Wrench time is the time a maintenance worker spends with tools working on a unit, doing direct diagnostic work or performing safety steps, such as lockout/tagout. It is expressed in minutes a day or as a percentage.
A well-run shop might run 49 percent wrench time, or have 230 minutes of wrench time per day. A new vehicle dealer’s wrench time might even be higher.
To make the topic easier to discuss, we will call wrench time direct time, and time spent on anything else indirect time.
Wrench time is easily measureable by a technique called work sampling. Basically, this is a statistical technique for determining the proportion of time spent by workers in various defined activities.
Work sampling is easy to understand, succinct and can change the productivity for the better. What’s more, this enlightened analysis sums up everything that is wrong with the current maintenance process, business choices and decisions and even management style.
Most barriers to the effective use of people (high wrench time) are from management. It is fair to say that low wrench time is usually not the result of slack workers, but incompetent management.
Maybe incompetent is too strong, but the business system to maintain vehicles was never intentionally designed. It just grew as an organization lurched from one crisis to the next while patching together a business system in their wake.
If you are interested in better productivity or Lean Maintenance, then you need to be interested in wrench time. If we have an 8-hour (480 minutes) work day, and if our wrench time is 200 minutes, then our indirect time is 280 minutes a day.
If we can eliminate indirect time, workers will get more useful work done. The surprising thing is that workers will not have to exert themselves any harder since they will spend less time spinning their wheels.
There is a similar principle in the world of manufacturing called Value-Added Work. Value-Added Work is the work that is actually valuable to the customer and results in a finished product that they want. Customers are only going to want to pay for something they value.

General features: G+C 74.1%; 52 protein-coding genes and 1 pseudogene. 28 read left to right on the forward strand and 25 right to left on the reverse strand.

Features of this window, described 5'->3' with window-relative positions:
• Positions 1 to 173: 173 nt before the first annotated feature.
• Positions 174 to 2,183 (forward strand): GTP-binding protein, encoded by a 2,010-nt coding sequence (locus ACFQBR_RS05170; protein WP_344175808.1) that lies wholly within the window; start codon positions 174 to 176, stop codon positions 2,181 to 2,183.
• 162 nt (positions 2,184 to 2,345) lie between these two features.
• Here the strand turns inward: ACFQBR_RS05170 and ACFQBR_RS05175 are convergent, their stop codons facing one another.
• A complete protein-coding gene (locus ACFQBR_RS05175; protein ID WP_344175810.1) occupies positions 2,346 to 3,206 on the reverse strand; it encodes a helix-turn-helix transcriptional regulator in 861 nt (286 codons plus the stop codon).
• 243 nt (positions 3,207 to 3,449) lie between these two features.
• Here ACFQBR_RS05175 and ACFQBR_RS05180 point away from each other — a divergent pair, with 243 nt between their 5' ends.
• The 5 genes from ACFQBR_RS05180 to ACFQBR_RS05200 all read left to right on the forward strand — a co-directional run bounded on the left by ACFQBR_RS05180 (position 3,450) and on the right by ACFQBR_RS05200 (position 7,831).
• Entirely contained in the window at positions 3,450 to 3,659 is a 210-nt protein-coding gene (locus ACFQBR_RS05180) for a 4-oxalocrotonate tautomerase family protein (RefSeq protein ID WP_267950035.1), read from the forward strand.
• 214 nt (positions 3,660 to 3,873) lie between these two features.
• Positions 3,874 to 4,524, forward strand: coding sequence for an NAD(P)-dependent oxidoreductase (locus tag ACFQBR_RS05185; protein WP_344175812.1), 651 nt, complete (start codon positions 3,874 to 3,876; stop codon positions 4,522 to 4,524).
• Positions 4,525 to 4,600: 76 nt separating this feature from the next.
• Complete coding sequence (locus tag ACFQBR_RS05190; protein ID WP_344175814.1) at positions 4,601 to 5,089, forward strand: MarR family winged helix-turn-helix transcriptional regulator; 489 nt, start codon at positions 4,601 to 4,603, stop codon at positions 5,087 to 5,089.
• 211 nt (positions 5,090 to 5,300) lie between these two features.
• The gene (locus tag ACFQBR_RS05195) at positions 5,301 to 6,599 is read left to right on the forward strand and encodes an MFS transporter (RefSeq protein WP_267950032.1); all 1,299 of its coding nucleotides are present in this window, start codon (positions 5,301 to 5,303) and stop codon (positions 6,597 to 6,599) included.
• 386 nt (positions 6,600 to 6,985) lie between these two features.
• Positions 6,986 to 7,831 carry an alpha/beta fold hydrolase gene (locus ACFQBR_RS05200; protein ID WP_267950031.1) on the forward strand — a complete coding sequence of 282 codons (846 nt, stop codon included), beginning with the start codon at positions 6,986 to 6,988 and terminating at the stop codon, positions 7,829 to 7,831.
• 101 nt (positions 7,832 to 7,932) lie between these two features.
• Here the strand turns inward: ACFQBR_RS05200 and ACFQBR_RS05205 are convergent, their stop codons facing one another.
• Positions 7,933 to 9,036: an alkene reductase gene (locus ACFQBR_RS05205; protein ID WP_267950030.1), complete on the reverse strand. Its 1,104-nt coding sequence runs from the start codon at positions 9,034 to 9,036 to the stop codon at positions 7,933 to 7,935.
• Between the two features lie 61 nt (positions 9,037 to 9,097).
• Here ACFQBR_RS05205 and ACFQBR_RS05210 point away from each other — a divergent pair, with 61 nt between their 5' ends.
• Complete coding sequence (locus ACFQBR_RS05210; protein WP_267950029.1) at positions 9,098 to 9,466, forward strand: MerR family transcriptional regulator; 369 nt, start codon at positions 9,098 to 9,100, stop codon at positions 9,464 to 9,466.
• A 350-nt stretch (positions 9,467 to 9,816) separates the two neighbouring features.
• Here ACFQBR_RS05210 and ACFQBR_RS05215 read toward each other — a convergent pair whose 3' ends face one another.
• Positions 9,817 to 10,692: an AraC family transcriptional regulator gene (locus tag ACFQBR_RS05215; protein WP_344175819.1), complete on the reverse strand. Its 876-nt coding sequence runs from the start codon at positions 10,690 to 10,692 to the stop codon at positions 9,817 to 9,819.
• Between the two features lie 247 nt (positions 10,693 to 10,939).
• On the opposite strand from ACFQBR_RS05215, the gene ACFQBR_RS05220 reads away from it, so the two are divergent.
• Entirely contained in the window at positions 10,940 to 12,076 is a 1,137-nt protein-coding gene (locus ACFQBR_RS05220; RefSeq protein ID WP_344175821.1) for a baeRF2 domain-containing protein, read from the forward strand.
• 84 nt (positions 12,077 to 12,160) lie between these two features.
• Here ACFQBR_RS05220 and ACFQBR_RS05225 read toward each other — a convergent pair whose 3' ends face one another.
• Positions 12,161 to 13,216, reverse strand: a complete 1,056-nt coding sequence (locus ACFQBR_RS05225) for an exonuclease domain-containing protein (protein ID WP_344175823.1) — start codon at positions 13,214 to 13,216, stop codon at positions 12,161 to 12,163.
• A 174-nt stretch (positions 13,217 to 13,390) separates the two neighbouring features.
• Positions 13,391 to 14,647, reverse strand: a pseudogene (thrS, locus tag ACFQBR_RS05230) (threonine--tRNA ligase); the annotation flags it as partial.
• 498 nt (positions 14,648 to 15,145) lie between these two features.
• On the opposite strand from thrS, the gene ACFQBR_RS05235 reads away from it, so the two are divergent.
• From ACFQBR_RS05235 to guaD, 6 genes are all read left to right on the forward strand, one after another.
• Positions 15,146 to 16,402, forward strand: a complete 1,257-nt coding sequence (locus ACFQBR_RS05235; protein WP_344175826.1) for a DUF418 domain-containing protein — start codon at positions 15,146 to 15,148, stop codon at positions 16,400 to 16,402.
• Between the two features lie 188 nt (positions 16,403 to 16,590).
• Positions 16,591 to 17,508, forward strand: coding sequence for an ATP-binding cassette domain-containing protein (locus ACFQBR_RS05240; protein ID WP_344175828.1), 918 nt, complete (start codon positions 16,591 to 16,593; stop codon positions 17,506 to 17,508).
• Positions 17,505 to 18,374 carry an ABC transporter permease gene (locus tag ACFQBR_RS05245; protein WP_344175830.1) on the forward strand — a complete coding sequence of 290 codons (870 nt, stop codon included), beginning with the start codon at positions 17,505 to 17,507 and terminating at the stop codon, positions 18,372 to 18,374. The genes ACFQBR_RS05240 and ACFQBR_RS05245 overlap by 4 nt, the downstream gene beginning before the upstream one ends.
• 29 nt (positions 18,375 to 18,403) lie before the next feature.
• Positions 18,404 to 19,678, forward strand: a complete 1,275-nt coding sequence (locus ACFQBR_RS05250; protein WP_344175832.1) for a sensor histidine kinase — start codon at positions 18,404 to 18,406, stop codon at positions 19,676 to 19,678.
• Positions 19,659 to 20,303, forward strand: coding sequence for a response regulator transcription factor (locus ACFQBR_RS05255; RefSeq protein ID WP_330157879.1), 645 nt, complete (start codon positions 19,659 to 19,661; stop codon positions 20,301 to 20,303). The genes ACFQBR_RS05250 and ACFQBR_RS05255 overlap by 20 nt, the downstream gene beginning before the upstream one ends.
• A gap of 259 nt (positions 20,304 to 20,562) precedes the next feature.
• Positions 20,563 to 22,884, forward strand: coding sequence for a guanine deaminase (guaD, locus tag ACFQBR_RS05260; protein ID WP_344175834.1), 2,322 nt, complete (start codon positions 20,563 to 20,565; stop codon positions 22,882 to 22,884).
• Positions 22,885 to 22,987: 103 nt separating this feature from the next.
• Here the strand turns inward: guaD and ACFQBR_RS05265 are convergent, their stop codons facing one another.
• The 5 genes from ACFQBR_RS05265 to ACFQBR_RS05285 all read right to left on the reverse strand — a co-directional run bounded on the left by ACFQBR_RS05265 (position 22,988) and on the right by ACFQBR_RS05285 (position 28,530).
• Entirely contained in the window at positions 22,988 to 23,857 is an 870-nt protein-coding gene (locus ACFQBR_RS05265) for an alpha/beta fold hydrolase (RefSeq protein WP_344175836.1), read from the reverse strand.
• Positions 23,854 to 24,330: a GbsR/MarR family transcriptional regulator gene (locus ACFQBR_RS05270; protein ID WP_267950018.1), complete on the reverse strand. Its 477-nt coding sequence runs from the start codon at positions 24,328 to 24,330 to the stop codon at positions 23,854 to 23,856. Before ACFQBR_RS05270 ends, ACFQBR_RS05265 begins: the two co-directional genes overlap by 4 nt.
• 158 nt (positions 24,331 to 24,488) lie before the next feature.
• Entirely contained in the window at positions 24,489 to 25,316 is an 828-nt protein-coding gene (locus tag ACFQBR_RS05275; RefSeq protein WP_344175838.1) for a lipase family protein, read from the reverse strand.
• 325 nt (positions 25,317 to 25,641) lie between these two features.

The focus of wrench time is on activity that adds value for your maintenance customer.
Converting some of the pool of indirect time (or not value-added time) to direct time (which is value added) is where many, if not most, of your gains in productivity will come from – at least in the beginning.
One pitfall to watch out for is that once we find something that works, we want to apply that solution to every problem. When we over-apply any technique we run the risk of creating unintended problems.
There are hard barriers that slow the work, like the physical size or unusual shape of the shop, or the size of the equipment; for example, buying 53-foot van trailers and having a 45-foot shop.
There are also soft barriers (often from policies), like inadequate stocking of parts, insufficient tools and time-consuming procedures.
Generally, the hard barriers can only be solved after extensive study and may require the investment of significant money, like building a new shop.
The soft barriers are frequently easier to fix and give almost instant returns. These might include buying another rolling ladder or an extra oil drain machine.
Look out for procedural barriers, management decisions, shop layouts that require excessive travel, etc. These problems can sometimes be solved in a Saturday of moving things around or investing couple of thousand dollars in improvements.
Two final thoughts: Maintenance workers are in the best position to spot soft barriers. Don’t forget to have some fun fixing the problems.